Aug 212013

delta 1Think twice before flying Delta from New York to Accra and when stranded at 200am, think twice before agreeing to be chauffeured by Double Tree hotel’s transport unit.

I wouldn’t say I am a Delta aficionado. Even so, I was struck by the extent, to which Delta devotees appeared totally unsurprised by the sequence of events leading to the cancellation of the flight. To the initiated, it constituted a rude awakening to what being accepting of unreliability looked like.

By the time Delta officials had the courage to finally concede that the flight had been cancelled, I had been travelling for twenty two and a half hours and by the time, I personally made my way to the New York Branch of Double Tree hotel after giving up on the hotel shuttle service after two hours outside, I had been travelling for over twenty four straight hours without sleep!

Delta’s excuses were second only to the stories I fabricate when my daughter calls for “one hundred stories.”

First they said the plane was undergoing maintenance which necessitated a shift from a ten pm departure to 1230 am departure. At this point, Delta loyalists told me they had seen this before and that the strategy would be to keep shifting the time and keeping hope alive until people realized they had been kept waiting for over six hours.

After 1230am, the maintenance line was running very thin so they upgraded the story to that of a new plane being taxied in from terminal two, at which point they started issuing new boarding passes. Just as people were getting their hopes up after hours of waiting and being tossed from one boarding Gate to the other, came the grand announcement, “… sorry to announce that the flight crew has exceeded their time, so we are going to have to reschedule the flight to tomorrow.” In other words, it is about the crew, not the passengers! Plus, not a word about pending logistics arrangements until the people erupted into an uproar. And then another announcement in which the impression was created that another airplane may soon be commandeered. After a second uproar, police were summoned during which accommodation plans for the night and a second flight to depart at 500pm later that day were announced.

At the hotel, the front desk official was more interested in absolving herself from any responsibility for the early morning mishaps than in proactively addressing my sleep deprivation concerns.

“Sir, I did my job. I called the driver and told them you said you were waiting.” I had no option than to conclude that she had never heard of Russell Ackoff’s famous statement that “If each part of a system, considered separately, is made to operate as efficiently as possible, then the system as a whole will NOT operate as efficiently as possible.” In other words, if the Double Tree front desk official does the most brilliant job of calling the chauffeur who chooses not to show up, then the  hotel as a whole assumes the unenviable status of a lousy enterprise. Who cares about whether or not you made your call? I am the client and I am stranded! But of course all this assumes that the hotel has trained its staff to see themselves, their words and deeds as part of a whole and contributing to the same goal of meeting client’s expectations. Wrong assumption on my part!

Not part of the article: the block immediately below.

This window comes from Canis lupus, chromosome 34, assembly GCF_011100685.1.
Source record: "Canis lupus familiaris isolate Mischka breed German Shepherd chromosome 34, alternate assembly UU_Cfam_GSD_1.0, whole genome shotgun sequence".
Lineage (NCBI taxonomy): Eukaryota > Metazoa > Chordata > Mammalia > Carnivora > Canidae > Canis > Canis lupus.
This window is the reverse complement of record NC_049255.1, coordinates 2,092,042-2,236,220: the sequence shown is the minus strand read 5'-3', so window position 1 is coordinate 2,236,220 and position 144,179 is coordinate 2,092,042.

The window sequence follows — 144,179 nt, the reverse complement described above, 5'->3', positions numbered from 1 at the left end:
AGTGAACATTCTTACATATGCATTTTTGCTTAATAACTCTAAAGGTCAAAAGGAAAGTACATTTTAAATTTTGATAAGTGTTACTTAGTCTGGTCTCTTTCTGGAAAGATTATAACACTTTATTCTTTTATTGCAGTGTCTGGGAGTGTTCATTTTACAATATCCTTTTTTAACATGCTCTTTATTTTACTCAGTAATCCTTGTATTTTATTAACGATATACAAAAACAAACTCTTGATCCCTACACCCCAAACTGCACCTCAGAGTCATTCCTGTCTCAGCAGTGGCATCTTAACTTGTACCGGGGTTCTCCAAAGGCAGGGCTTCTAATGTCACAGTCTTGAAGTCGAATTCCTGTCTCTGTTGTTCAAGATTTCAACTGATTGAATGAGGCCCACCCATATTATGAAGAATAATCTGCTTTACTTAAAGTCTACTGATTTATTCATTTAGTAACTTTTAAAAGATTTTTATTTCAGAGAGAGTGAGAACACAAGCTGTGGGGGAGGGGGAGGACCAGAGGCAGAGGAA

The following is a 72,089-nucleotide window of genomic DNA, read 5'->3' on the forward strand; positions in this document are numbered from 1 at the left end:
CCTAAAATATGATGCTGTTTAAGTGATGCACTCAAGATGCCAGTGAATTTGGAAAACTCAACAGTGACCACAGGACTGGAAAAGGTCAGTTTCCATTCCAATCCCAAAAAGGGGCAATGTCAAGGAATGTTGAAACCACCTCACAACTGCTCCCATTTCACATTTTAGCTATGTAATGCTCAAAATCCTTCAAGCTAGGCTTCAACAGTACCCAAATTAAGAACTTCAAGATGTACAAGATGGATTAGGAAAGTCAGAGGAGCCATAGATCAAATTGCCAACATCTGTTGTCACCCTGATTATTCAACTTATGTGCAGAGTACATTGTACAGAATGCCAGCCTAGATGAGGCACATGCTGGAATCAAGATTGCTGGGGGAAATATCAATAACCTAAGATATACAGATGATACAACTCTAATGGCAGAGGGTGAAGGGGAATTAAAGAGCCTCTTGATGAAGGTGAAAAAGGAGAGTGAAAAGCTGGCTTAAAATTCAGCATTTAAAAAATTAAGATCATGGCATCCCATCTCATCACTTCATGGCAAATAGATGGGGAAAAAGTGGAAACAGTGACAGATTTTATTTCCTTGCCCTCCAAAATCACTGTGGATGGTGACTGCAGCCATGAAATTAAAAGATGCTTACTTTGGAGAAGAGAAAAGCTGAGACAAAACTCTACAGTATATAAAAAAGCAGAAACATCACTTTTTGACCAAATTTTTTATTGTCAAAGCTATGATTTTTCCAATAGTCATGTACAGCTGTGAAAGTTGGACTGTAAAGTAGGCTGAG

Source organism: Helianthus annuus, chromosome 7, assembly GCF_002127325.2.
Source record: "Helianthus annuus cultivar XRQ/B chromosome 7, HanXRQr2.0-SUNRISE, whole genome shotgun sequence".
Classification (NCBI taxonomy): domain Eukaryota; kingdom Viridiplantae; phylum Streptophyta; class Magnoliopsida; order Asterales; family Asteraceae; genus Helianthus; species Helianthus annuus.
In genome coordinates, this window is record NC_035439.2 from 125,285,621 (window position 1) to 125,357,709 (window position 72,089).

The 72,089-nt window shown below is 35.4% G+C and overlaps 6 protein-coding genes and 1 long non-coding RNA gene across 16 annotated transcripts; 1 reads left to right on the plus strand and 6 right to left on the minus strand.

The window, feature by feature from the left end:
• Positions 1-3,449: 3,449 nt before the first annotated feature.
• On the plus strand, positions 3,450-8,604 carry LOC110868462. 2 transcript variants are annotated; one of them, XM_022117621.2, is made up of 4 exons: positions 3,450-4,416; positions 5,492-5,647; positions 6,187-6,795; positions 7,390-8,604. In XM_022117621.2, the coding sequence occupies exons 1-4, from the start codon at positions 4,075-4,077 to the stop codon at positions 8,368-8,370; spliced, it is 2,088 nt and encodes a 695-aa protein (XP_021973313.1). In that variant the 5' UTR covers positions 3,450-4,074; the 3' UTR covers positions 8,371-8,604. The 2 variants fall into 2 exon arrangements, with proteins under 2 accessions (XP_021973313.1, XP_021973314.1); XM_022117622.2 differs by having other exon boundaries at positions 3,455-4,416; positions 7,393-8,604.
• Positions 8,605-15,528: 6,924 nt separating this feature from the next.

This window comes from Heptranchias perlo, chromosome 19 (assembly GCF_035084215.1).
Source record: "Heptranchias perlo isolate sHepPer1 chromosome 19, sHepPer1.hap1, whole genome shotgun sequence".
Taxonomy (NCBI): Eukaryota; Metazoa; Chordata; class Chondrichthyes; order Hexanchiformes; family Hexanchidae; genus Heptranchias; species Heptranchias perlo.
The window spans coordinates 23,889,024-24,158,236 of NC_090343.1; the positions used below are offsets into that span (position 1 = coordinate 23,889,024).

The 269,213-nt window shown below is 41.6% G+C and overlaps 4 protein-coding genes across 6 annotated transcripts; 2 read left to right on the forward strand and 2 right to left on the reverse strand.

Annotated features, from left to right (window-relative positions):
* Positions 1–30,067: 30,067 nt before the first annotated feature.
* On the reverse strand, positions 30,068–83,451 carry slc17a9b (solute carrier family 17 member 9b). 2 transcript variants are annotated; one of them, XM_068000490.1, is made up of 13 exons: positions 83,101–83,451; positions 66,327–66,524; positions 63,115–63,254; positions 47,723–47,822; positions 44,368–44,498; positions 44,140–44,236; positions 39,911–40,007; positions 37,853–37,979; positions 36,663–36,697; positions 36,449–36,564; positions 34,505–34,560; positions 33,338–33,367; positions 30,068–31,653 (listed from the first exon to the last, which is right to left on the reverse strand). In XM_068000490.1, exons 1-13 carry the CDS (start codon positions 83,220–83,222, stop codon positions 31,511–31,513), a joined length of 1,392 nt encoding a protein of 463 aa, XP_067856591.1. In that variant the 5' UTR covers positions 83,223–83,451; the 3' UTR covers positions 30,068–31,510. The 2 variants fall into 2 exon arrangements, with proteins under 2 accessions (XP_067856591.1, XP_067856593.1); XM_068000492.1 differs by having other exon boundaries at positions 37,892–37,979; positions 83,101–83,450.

From what I saw, both Delta and Double Tree cannot be described as high reliability organizations which are distinguished by their ability to mount failure free operations over time. How could they when even Delta faithful lamented how often this happened to them with one counseling, “As for Delta, if you have a same day meeting, never use them.” In the case of the Double Tree transportation service, their own colleague drivers from other companies testified about their appalling track record. “They often take very long before they come and pick their clients!”

On the assumption that Delta and Double Tree aspire to greater reliability in their services, they will have to consider the Institute for HealthCare Improvement’s three-tiered strategy for redesigning based on analysis of failure modes; namely prevention, identification and mitigation. Explained further, this means redesigning their current system to prevent failure, designing procedures and relationships to make failures visible when they do occur so that they may be intercepted before causing harm and leading to loss of business. It also means designing procedures and building capabilities for fixing failures when they are identified or stopping the harm caused by failures when they are not detected and intercepted. In the experience of clients, the two organizations displayed very little of these; not predictive, not proactive and hardly anticipatory of client needs, but rather touting 50 dollar vouchers as if they would make all the difference!

  One Response to “Flying Delta; Lessons in Unreliability”

  1. Very nice post, I agree with you. So many organizes continue to fail to use ideas of Russell Ackoff, and others, decades after they have been well known to any manager that bothers to look into what useful ideas are being provided to their field (management).

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